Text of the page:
On July 30, representatives from Stowe Land Trust and the Vermont Department of Forests, Parks, and Recreation gathered to sign the documents protecting the 750-acre Brownsville-Story Ridge Forest with a permanent conservation easement, and transferring ownership of the land to the State of Vermont as an addition to the surrounding C.C. Putnam State Forest.
Stowe Land Trust received more than 750 donations in support of the conservation project, totaling $6 million, which included a $5 million anonymous donation through the Vermont Community Foundation and a grant from the Vermont Housing and Conservation Board.
“Thanks to the broad and deep support from the Stowe area community and the hard work of our partners, this incredible property is now protected and will be open for the public to enjoy for generations to come,” said land trust executive director Kristen Sharpless. “It’s a fantastic outcome for the land and our community, and we are now excited to take on the role of ensuring that this special place is cared for forever.”
“Protecting this gem for the public not only provides wonderful benefits locally, but it also enhances a significant statewide asset for all Vermonters and our guests to enjoy now and into the future,” said Forests, Parks, and Recreation Commissioner Michael Snyder. "We’re deeply appreciative of Stowe Land Trust and the surrounding community for their hard work.”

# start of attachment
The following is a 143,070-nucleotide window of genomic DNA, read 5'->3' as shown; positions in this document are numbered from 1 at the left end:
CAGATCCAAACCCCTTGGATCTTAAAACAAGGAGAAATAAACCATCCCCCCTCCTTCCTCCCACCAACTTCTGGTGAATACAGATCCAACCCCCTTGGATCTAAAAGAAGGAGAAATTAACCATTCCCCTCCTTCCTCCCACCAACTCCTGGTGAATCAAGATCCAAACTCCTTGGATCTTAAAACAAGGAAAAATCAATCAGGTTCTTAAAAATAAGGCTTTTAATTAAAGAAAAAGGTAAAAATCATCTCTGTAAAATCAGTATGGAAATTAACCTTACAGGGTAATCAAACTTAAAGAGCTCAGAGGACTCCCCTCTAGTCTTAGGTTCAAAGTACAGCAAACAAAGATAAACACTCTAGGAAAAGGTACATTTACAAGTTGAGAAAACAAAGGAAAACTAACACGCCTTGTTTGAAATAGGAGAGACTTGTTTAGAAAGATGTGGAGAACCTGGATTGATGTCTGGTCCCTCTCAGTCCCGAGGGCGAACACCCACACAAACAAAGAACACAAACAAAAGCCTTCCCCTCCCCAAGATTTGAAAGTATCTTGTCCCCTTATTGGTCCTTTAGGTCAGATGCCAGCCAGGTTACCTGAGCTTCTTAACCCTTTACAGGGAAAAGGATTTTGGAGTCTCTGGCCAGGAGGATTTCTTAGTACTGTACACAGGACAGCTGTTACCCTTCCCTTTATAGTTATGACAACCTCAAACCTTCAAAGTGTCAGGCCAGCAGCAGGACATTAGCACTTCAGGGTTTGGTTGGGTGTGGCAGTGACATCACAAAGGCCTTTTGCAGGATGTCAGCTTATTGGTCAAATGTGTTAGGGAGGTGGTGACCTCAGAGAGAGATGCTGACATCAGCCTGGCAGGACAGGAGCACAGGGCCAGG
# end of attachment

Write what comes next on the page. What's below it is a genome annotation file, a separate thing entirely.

An interim stewardship plan is in place to guide the use and management of the Brownsville-Story Ridge Forest while the new landowner, the Department of Forests, Parks and Recreation, completes its Long Range Management Plan for the Worcester Range Management Unit, of which this property is now a part. During this interim period, the land will be open and available to the public for recreational uses that are in keeping with protecting the area’s quiet and remote character, and include hiking, hunting, skiing, snowshoeing, and wildlife observation.
The Department of Forests, Parks and Recreation has already begun assessing the condition of the property’s access and existing trail network. Through this early work, the Department has determined that a portion of the trail network is in good condition and will be open to the public for pedestrian use immediately.
Although mountain biking is a historic use on the property, the trails do not currently meet standards for sustainable use. All trails on the property will be closed to bikes until trails can be fully assessed to determine suitability for mountain biking and improvements can be made to meet industry standards for mountain bike trails. With support from local partners, including the Stowe Trails Partnership and Stowe Land Trust, the Department of Forests, Parks, and Recreation will continue assessment, planning and trail work with the potential to open additional trails and allow more uses as improvements are approved and completed.
The public is invited to attend a ribbon cutting celebration at Brownsville-Story Ridge Forest on Wednesday, August 21st at 9am. The ribbon cutting will be followed by an opportunity to take a guided walk on the land.